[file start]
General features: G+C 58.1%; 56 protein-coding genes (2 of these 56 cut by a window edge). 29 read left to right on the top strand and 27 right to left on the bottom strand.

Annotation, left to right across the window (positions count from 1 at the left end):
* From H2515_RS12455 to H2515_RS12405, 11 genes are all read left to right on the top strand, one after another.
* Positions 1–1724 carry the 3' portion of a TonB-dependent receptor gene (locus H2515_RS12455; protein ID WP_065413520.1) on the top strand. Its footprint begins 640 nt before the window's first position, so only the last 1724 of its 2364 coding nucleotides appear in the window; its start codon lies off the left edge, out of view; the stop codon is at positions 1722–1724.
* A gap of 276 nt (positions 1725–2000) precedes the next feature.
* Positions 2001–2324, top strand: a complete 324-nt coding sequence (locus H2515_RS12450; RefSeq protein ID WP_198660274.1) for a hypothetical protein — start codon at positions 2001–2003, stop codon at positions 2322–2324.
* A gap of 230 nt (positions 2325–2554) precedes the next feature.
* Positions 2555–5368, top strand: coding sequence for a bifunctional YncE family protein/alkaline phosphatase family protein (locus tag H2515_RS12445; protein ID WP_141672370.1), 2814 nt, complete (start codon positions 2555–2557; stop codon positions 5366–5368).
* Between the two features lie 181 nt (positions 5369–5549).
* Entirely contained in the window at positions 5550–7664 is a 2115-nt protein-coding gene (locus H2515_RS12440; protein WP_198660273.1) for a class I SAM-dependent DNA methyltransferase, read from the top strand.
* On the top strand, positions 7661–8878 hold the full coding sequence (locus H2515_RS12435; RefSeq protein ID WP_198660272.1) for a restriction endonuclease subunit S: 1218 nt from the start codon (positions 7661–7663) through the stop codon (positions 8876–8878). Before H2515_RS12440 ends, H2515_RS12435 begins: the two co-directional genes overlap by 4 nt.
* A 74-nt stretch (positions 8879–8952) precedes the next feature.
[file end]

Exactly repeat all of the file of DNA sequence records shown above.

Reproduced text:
General features: G+C 58.1%; 56 protein-coding genes (2 of these 56 cut by a window edge). 29 read left to right on the top strand and 27 right to left on the bottom strand.

Annotation, left to right across the window (positions count from 1 at the left end):
* From H2515_RS12455 to H2515_RS12405, 11 genes are all read left to right on the top strand, one after another.
* Positions 1–1724 carry the 3' portion of a TonB-dependent receptor gene (locus H2515_RS12455; protein ID WP_065413520.1) on the top strand. Its footprint begins 640 nt before the window's first position, so only the last 1724 of its 2364 coding nucleotides appear in the window; its start codon lies off the left edge, out of view; the stop codon is at positions 1722–1724.
* A gap of 276 nt (positions 1725–2000) precedes the next feature.
* Positions 2001–2324, top strand: a complete 324-nt coding sequence (locus H2515_RS12450; RefSeq protein ID WP_198660274.1) for a hypothetical protein — start codon at positions 2001–2003, stop codon at positions 2322–2324.
* A gap of 230 nt (positions 2325–2554) precedes the next feature.
* Positions 2555–5368, top strand: coding sequence for a bifunctional YncE family protein/alkaline phosphatase family protein (locus tag H2515_RS12445; protein ID WP_141672370.1), 2814 nt, complete (start codon positions 2555–2557; stop codon positions 5366–5368).
* Between the two features lie 181 nt (positions 5369–5549).
* Entirely contained in the window at positions 5550–7664 is a 2115-nt protein-coding gene (locus H2515_RS12440; protein WP_198660273.1) for a class I SAM-dependent DNA methyltransferase, read from the top strand.
* On the top strand, positions 7661–8878 hold the full coding sequence (locus H2515_RS12435; RefSeq protein ID WP_198660272.1) for a restriction endonuclease subunit S: 1218 nt from the start codon (positions 7661–7663) through the stop codon (positions 8876–8878). Before H2515_RS12440 ends, H2515_RS12435 begins: the two co-directional genes overlap by 4 nt.
* A 74-nt stretch (positions 8879–8952) precedes the next feature.